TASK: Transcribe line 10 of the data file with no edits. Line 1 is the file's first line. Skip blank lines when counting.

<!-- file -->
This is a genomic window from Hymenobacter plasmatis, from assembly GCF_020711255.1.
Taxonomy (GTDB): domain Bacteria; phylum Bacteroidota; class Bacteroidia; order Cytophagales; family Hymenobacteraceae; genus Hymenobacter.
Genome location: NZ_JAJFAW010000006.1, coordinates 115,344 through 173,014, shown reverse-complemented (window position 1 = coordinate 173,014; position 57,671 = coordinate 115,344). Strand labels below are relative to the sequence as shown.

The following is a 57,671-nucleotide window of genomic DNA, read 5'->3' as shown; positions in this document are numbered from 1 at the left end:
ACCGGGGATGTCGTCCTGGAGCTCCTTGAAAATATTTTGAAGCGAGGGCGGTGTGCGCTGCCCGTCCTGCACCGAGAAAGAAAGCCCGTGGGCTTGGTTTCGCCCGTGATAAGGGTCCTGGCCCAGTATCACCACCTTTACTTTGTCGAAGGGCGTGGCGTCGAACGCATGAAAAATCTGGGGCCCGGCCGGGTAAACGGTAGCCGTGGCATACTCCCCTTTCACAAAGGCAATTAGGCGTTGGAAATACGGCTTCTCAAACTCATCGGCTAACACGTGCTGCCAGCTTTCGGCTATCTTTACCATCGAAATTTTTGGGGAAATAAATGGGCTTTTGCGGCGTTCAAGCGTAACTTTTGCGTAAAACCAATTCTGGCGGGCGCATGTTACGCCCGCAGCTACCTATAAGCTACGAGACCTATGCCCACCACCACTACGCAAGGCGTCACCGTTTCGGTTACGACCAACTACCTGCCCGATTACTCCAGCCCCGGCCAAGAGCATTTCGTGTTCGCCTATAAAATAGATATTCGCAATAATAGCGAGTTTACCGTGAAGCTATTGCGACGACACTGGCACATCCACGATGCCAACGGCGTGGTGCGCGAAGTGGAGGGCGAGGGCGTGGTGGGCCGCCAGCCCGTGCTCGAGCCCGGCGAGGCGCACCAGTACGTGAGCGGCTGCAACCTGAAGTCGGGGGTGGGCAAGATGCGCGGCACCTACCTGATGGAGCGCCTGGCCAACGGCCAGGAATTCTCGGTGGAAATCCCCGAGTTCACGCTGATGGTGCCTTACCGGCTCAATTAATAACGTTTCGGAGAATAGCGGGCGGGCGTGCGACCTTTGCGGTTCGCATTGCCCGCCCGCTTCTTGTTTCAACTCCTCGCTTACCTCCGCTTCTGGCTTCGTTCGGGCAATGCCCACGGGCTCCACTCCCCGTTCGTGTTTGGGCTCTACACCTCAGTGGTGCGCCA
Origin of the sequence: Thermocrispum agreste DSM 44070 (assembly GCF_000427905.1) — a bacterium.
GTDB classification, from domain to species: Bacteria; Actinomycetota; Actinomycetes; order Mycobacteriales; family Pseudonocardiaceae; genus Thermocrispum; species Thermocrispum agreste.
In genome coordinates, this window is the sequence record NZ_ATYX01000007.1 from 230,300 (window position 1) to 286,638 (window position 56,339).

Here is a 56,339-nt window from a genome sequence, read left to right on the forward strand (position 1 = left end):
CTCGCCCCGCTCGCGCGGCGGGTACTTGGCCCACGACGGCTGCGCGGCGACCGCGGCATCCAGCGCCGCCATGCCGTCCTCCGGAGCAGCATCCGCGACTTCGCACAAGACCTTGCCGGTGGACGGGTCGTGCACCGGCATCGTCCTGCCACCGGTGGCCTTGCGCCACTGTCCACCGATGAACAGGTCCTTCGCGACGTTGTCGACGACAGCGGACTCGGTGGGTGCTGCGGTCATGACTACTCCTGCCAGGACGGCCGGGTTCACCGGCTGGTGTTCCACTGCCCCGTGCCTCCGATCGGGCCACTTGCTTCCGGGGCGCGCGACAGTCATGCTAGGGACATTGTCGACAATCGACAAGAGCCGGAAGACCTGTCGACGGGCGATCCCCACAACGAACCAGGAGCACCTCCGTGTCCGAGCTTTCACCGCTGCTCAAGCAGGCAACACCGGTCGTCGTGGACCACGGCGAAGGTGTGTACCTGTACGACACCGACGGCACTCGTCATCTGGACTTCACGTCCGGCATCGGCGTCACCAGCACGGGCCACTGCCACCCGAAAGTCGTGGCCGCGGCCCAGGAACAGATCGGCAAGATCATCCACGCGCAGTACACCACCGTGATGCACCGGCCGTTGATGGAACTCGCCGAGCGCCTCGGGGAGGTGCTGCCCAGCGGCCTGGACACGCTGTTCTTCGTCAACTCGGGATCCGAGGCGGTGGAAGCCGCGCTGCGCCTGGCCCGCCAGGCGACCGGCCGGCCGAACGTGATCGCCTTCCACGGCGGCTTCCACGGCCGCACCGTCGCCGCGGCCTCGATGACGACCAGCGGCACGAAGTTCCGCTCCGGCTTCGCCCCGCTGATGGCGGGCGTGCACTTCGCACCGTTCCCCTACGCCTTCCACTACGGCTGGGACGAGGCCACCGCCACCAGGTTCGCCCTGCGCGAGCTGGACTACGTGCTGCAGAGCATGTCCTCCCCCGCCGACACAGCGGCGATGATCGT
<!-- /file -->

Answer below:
CTCGCCCCGCTCGCGCGGCGGGTACTTGGCCCACGACGGCTGCGCGGCGACCGCGGCATCCAGCGCCGCCATGCCGTCCTCCGGAGCAGCATCCGCGACTTCGCACAAGACCTTGCCGGTGGACGGGTCGTGCACCGGCATCGTCCTGCCACCGGTGGCCTTGCGCCACTGTCCACCGATGAACAGGTCCTTCGCGACGTTGTCGACGACAGCGGACTCGGTGGGTGCTGCGGTCATGACTACTCCTGCCAGGACGGCCGGGTTCACCGGCTGGTGTTCCACTGCCCCGTGCCTCCGATCGGGCCACTTGCTTCCGGGGCGCGCGACAGTCATGCTAGGGACATTGTCGACAATCGACAAGAGCCGGAAGACCTGTCGACGGGCGATCCCCACAACGAACCAGGAGCACCTCCGTGTCCGAGCTTTCACCGCTGCTCAAGCAGGCAACACCGGTCGTCGTGGACCACGGCGAAGGTGTGTACCTGTACGACACCGACGGCACTCGTCATCTGGACTTCACGTCCGGCATCGGCGTCACCAGCACGGGCCACTGCCACCCGAAAGTCGTGGCCGCGGCCCAGGAACAGATCGGCAAGATCATCCACGCGCAGTACACCACCGTGATGCACCGGCCGTTGATGGAACTCGCCGAGCGCCTCGGGGAGGTGCTGCCCAGCGGCCTGGACACGCTGTTCTTCGTCAACTCGGGATCCGAGGCGGTGGAAGCCGCGCTGCGCCTGGCCCGCCAGGCGACCGGCCGGCCGAACGTGATCGCCTTCCACGGCGGCTTCCACGGCCGCACCGTCGCCGCGGCCTCGATGACGACCAGCGGCACGAAGTTCCGCTCCGGCTTCGCCCCGCTGATGGCGGGCGTGCACTTCGCACCGTTCCCCTACGCCTTCCACTACGGCTGGGACGAGGCCACCGCCACCAGGTTCGCCCTGCGCGAGCTGGACTACGTGCTGCAGAGCATGTCCTCCCCCGCCGACACAGCGGCGATGATCGT